PETER CONRADI/Bullet News
Two weeks ago, accusing the Niagara Health System supervisor of using ‘weasel words’ when describing his vision for the future of health care in the region – specifically for his perspective of maternity care – Niagara Falls Coun. Wayne Gates convinced his colleagues that Mayor Jim Diodati should be dispatched for more discussions on the issue with Kevin Smith.
The depiction at first brings a chuckle from Smith as he notes that he has probably been compared to a lot worse during his many years in public service. But he knows the concerns are serious: Too many people don’t believe a new south Niagara hospital will ever be built, and too many don’t believe that, even if it does materialize, that maternity and pediatric services will come back there once they are first centralized in St. Catharines at the end of March.
Smith insists both will occur.
“I understand if people are worried and have anxieties. I can make the emphatic statement they are looking for: The plan has been predicated on moving maternity back to the new southern location.
“I have looked at the model and determined that because the new St. Catharines site contains cardiac and cancer, which are, in the case of cancer particularly, growing diseases, that I believe the St. Catharines site will eventually be under pressure. So it will not only be appropriate, but it will be necessary for maternity to move back. When the southern site is built, it will move there. That is certainly my very explicit direction.”
And not just part of the service – all of it. If there was any doubt of the plan’s intent, it is that the new south Niagara hospital will be home to the entire regional maternity complex. In otherwords, all babies will be born in Niagara Falls.
“All of it will move to the southern site,” Smith said. “When we spoke to obstetricians, they told us that they didn’t care which hospital, as long as it was consolidated.”
Diodati said he is looking forward to sharing the results of his conversations last week with Smith during tonight’s council meeting. Diodati said he hopes that will ease some minds and start the process of bringing his fellow politicians over to his way of thinking – which is to give up maternity care now will mean something better in the future.
“I support the new hospital,” Diodati said. “I do believe it will be built and I do believe that maternity will be part of it.”
Diodati, who attended a weekend rally in Welland protesting the centralization, chose his words carefully in front of the 80 or so people – about 10 of them municipal politicians from Welland, Fort Erie and Niagara Falls. The closest Dodati got to criticizing the NHS was to repeat his belief that maternity could remain in Welland and Niagara Falls until the southern site is opened.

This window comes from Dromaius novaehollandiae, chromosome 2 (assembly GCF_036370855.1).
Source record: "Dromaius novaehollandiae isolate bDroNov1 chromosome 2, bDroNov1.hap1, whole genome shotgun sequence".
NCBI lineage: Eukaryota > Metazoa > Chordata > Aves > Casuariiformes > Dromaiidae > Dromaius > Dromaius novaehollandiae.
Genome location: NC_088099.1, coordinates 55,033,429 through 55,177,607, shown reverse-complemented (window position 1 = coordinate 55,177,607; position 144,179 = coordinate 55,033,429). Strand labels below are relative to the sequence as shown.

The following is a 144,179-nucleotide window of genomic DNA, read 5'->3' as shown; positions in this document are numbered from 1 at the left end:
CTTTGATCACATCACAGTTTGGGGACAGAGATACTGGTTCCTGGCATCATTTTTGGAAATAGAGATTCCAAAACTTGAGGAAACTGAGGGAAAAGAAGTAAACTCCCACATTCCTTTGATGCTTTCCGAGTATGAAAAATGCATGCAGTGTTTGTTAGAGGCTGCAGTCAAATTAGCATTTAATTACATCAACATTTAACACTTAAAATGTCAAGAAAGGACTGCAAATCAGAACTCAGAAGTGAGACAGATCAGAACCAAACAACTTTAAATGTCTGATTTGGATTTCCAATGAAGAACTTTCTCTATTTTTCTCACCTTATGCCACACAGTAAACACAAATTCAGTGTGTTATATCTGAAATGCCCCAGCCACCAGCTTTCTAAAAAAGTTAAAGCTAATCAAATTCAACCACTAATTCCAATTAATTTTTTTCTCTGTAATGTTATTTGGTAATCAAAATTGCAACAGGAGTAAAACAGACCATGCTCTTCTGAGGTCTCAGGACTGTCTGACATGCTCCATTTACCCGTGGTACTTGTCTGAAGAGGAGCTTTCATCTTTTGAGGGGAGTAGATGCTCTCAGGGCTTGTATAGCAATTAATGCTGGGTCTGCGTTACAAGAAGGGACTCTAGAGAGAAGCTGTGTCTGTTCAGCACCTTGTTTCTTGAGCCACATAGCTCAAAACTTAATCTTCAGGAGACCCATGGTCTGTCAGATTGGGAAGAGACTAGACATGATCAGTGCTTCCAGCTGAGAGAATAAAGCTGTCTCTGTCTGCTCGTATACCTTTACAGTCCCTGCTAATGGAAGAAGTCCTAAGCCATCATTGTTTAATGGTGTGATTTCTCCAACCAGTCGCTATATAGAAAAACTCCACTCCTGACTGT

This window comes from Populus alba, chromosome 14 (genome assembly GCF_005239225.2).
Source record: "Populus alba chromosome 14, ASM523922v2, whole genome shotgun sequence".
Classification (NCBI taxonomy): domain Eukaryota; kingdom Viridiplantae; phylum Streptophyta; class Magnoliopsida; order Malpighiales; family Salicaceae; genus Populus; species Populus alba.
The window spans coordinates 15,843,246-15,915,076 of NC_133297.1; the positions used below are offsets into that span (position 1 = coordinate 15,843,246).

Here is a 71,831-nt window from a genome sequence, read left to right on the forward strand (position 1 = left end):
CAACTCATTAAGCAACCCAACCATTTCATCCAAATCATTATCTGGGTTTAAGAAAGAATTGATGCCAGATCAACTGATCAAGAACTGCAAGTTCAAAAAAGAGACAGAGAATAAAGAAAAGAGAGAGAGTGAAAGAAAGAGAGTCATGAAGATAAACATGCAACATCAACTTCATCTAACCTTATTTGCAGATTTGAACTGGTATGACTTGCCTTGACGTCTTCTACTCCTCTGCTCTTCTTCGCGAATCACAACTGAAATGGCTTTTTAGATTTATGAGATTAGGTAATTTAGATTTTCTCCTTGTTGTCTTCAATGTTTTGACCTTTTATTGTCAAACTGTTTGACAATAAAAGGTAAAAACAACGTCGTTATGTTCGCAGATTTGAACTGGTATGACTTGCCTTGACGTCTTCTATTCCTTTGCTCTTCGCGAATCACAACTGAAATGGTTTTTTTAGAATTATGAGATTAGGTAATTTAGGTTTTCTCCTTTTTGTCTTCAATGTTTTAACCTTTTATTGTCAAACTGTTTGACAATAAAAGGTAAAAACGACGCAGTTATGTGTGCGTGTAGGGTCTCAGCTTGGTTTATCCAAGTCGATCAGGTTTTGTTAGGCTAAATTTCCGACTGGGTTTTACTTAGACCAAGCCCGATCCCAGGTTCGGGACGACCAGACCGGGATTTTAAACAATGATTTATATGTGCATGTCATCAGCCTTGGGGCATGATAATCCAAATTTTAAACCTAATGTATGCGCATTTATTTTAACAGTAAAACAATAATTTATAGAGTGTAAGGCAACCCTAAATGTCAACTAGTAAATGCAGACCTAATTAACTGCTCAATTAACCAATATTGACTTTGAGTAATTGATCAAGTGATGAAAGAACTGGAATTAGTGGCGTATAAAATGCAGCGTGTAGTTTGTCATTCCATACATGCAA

Smith said it can’t.
“At the end of the day, ask what’s going to be good for moms and babies, and it’s a consolidated program with great relationships with a remarkable EMS team, which is exactly what we have. I hope people respect that we have looked at this issue four times and talked about it for 12 years. We have looked at the longterm sustainability of the plan, we have looked at the physical plant we have talked to our nursing colleagues who feel stressed by providing fragmented care.
“We built a world-class facility to provide accessible children’s services. So while I appreciate people will continue to express their views, the government of Ontario built a remarkable facility with taxpayer dollars for a remarkable program to be realized. And I am moving forward on trying to realize that. I continue to believe this is the right model of care for the future.”
Not all agree. Witness the Niagara Falls council resolution two weeks ago. Witness the weekend rally, the petitions, the comments from some doctors (although few of them are willing to put their names to their views).
The NHS is taking a new tact. It is inviting detractors to tour the new hospital. Niagara Falls Coun. Carolynn Ioannoni did that last week. The most vocal of NHS critics, she is now convinced it is moving in the right direction and describes herself as having ‘hospital envy.’ She’s still not convinced the south hospital will be built, but is willing to give Smith the benefit of the doubt.
“I think that the naysayers are forgetting is what the current physical plants look like,” Smith said. “They are unsustainable for the services they wish to offer without significant investment. And even if you do make those investments, the operating dollars and the number of physicians required wouldn’t permit you to safely cover them. So the view that what we are doing isn’t the longer-term solution is short sighted.
“I mean, if you don’t want something to happen you can keep saying, ‘That will never occur.’ Well, it has to occur. You have to either rebuild a bunch of sites that are too small to be viable, there are too many of them to (staff and operate), and too dispersed to attract young physicians. Or you need to consolidate that work. And I haven’t heard anybody in the ministry or beyond say the direction in which we are going is not the right direction. But if people keep saying, ‘It will never be built, it will never be built,’ well, you can create your own future. It is time to move and improve the quality of care and use this remarkable facility that has been constructed.”